How do I meet the Guidelines on a budget?[edit]

Although it may seem like there are a lot of food (and costs) associated with eating healthily, it really doesn't have to be expensive!

  • Simple things like eating breakfast can really make a difference so you don’t pick on things or are tempted to buy things during the day.
  • Adding chopped vegies to a stew or stir fry will increase your daily serves of vegetables and will also help increase the bulk of the meal and keep you fuller for longer.
  • Going for high fibre options such as wholegrains will boost your fibre intake as well as your cereals and grains daily serves, and will keep you feeling satisfied for longer. Instead of choosing your regular high sugar cereal or white toast, try wholemeal bread as it provides double the fibre content of white bread.
  • Making a smoothie out of frozen berries and yoghurt if you’re rushed for time will instantly increase your daily fruit and dairy intake. And frozen berries are usually much cheaper and last for much longer than the fresh variety, and still have the same amount of nutrients!
  • Adding nuts and seeds is a good way to get a nutritious kick to a breakfast or snack. They will increase your protein intake, as well as providing your body with the good fats that it needs.

Top 5 Tips for Healthy Eating on a Budget[edit]

  1. Buy foods when they are on special or in season.
    If you can’t purchase fresh food in season, buy frozen fruits and vegetables to have ready to go in the freezer. Or if not on special, the generic or supermarket brands are often cheaper than the better known brands anyway, and the quality is almost identical.
  2. Buy fruits and vegetables from a green grocer or farmers market, not the supermarket.
    Supermarkets have a higher price on fresh produce compared to local green grocers and farmers markets, so it is worth looking around your area to find a good one.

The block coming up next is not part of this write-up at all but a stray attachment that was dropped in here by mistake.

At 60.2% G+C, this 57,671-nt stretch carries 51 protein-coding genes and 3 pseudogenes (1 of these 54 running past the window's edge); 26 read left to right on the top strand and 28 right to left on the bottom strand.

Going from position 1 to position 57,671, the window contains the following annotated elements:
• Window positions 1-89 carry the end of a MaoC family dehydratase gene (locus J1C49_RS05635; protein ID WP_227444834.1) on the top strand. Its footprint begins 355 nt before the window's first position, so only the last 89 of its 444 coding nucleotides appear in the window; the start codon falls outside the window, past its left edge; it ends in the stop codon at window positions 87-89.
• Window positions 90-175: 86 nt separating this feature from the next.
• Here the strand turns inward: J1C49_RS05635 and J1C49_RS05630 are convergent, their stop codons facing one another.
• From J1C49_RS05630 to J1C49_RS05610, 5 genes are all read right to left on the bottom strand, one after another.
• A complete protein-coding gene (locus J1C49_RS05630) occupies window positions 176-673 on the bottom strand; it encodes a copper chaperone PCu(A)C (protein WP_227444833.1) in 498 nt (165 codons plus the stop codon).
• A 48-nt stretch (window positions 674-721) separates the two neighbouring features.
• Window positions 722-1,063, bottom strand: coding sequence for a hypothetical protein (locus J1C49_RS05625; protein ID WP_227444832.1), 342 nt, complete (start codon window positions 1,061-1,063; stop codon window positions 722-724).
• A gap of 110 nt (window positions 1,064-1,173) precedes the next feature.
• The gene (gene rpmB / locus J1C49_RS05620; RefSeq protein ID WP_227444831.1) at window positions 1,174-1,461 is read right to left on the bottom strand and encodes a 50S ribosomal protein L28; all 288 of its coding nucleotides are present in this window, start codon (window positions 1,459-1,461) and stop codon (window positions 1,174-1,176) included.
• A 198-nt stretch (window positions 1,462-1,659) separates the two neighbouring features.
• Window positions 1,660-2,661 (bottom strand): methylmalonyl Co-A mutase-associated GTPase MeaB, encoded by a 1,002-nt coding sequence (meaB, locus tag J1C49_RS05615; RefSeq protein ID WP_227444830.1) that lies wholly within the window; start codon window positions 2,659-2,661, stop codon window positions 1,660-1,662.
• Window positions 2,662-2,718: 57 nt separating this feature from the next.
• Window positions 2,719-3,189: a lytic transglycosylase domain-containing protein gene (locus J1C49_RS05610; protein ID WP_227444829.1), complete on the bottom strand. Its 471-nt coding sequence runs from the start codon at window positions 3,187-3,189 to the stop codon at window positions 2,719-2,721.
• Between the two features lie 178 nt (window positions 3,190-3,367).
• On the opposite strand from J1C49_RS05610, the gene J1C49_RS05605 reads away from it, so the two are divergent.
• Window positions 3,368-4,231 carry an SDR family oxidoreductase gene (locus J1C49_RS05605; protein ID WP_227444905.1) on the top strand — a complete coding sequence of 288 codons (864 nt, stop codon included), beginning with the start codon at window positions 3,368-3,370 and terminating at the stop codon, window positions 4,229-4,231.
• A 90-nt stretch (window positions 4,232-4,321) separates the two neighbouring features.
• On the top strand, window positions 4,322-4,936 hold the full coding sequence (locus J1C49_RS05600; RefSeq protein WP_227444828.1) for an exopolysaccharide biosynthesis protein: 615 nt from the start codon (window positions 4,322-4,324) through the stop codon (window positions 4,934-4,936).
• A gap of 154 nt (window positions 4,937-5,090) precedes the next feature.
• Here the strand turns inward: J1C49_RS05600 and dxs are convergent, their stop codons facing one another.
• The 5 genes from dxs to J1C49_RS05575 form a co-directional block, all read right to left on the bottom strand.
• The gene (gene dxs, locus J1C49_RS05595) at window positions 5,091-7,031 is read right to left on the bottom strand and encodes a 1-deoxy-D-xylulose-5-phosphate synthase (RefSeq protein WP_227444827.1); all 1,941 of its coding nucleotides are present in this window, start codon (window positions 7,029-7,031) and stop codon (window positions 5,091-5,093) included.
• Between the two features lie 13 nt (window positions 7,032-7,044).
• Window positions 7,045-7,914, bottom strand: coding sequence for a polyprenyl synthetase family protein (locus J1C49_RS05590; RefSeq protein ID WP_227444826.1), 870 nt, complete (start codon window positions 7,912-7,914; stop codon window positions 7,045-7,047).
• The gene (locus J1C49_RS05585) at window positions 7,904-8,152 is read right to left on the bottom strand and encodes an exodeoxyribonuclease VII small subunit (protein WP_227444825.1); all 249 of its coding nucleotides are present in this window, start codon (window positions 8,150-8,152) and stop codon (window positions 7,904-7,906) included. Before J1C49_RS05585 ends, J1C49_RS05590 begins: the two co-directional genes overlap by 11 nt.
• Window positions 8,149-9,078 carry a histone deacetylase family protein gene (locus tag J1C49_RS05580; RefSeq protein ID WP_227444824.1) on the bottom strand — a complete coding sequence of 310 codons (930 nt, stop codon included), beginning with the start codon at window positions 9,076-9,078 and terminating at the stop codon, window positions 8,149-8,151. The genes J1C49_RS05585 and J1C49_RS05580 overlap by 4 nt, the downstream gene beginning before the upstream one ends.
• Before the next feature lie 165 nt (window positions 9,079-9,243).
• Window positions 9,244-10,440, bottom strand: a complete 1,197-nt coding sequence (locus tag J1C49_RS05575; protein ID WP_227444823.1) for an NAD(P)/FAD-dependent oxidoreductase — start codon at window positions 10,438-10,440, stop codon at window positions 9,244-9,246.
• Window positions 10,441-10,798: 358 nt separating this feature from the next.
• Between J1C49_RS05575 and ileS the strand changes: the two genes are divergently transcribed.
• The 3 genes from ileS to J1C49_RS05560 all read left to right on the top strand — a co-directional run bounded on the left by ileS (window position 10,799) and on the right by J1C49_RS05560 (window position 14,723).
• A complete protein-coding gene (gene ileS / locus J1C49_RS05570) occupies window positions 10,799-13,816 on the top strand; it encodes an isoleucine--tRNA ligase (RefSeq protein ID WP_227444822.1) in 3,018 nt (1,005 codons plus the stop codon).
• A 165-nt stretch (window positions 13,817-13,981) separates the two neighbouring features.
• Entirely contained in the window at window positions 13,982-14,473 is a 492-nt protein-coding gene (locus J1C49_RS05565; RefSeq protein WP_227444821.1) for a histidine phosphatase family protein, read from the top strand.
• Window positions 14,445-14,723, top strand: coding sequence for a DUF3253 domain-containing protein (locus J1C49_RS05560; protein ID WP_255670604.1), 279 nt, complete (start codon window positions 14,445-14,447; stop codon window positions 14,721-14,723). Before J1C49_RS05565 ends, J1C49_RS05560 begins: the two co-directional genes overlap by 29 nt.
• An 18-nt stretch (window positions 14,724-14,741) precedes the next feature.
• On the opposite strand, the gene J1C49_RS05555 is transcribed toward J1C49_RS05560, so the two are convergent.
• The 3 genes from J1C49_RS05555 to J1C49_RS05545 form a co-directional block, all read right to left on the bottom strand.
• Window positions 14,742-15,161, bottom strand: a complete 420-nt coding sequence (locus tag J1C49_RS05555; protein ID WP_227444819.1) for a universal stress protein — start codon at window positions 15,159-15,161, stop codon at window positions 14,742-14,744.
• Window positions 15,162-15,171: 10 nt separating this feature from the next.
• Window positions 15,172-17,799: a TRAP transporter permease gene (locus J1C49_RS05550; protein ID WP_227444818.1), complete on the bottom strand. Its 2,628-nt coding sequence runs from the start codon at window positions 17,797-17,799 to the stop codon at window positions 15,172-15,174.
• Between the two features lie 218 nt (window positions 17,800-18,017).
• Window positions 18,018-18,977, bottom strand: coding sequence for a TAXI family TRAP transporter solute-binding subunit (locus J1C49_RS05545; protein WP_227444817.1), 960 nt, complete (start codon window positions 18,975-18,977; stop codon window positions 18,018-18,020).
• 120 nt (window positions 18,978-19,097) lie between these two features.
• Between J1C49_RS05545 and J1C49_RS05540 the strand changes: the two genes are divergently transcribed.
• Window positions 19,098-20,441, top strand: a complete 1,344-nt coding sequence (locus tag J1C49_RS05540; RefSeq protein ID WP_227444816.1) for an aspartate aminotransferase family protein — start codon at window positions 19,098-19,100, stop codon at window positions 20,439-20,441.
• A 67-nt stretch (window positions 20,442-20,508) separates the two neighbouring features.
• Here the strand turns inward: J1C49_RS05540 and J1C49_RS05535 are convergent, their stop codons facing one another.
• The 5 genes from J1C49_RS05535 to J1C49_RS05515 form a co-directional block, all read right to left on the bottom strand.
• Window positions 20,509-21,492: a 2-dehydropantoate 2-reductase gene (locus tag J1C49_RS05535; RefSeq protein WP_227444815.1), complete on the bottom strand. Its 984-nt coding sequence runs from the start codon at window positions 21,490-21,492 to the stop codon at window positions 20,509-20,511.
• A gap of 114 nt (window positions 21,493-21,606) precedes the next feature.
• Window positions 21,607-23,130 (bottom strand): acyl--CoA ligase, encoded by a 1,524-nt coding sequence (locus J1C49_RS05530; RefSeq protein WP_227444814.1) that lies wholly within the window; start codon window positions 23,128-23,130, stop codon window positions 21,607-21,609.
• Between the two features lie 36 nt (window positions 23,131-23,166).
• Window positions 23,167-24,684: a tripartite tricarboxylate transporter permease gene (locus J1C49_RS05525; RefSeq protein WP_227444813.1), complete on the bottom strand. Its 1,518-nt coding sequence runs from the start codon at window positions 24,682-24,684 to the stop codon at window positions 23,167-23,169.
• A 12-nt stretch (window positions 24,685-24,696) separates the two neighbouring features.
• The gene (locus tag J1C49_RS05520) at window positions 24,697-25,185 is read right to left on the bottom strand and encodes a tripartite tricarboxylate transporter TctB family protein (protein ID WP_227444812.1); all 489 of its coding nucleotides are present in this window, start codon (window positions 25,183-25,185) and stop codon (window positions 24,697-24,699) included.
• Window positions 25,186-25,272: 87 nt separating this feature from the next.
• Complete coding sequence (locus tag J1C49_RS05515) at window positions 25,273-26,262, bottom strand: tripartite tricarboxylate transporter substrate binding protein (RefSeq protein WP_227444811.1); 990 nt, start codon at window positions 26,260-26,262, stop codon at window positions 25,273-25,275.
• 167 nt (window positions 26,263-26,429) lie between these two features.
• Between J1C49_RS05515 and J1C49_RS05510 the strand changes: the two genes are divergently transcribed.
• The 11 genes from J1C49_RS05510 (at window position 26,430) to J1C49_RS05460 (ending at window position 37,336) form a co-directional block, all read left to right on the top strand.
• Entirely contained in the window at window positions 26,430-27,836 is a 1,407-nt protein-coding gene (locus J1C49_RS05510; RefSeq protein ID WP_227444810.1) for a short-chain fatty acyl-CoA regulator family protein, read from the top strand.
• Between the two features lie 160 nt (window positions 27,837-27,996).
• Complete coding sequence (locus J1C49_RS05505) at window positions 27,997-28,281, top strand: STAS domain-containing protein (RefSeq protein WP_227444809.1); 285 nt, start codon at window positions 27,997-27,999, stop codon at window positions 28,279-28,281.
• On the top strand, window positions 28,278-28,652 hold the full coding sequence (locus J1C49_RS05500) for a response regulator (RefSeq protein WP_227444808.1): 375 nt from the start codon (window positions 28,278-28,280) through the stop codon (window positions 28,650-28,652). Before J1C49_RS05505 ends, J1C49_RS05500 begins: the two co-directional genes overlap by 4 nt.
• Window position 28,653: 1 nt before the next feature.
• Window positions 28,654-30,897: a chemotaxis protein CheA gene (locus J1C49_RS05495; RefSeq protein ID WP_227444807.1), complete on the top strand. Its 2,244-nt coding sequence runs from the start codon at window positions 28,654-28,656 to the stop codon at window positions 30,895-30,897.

3. Buy items in bulk.
    It is often cheaper to buy something in a kg or L tub than in small serving sizes. This way it is cheaper, and will last longer too, especially if it is something you can freeze.
  4. Cook in large quantities and freeze food for later in the week.
    This way you can just grab it out of the freezer, re-heat and eat. And you know that it is healthy and much cheaper than calling your local take-away shop when you’ve come home and can’t be bothered cooking.
  5. Avoid shopping on an empty stomach.
    The shopping cart will soon fill up with unnecessary, and often unhealthy items that you just didn’t need.

Additional Resources[edit]

References[edit]

  • NHMRC, Department of Health and Ageing 2013, Australian Dietary Guidelines. NHMRC: Canberra
  • NHMRC, Department of Health and Ageing 2013, Healthy Eating for Adults. NHMRC: Canberra. Retrieved from: http://www.eatforhealth.gov.au/sites/default/files/files/the_guidelines/n55g_adult_brochure.pdf.
  • Whitney, E., Rolfes, SR, Crowe, T., Cameron-Smith, D. & Walsh, A. (2011). Understanding Nutrition: Australia and New Zealand Edition. South Melbourne, Australia: Cengage Learning Australia.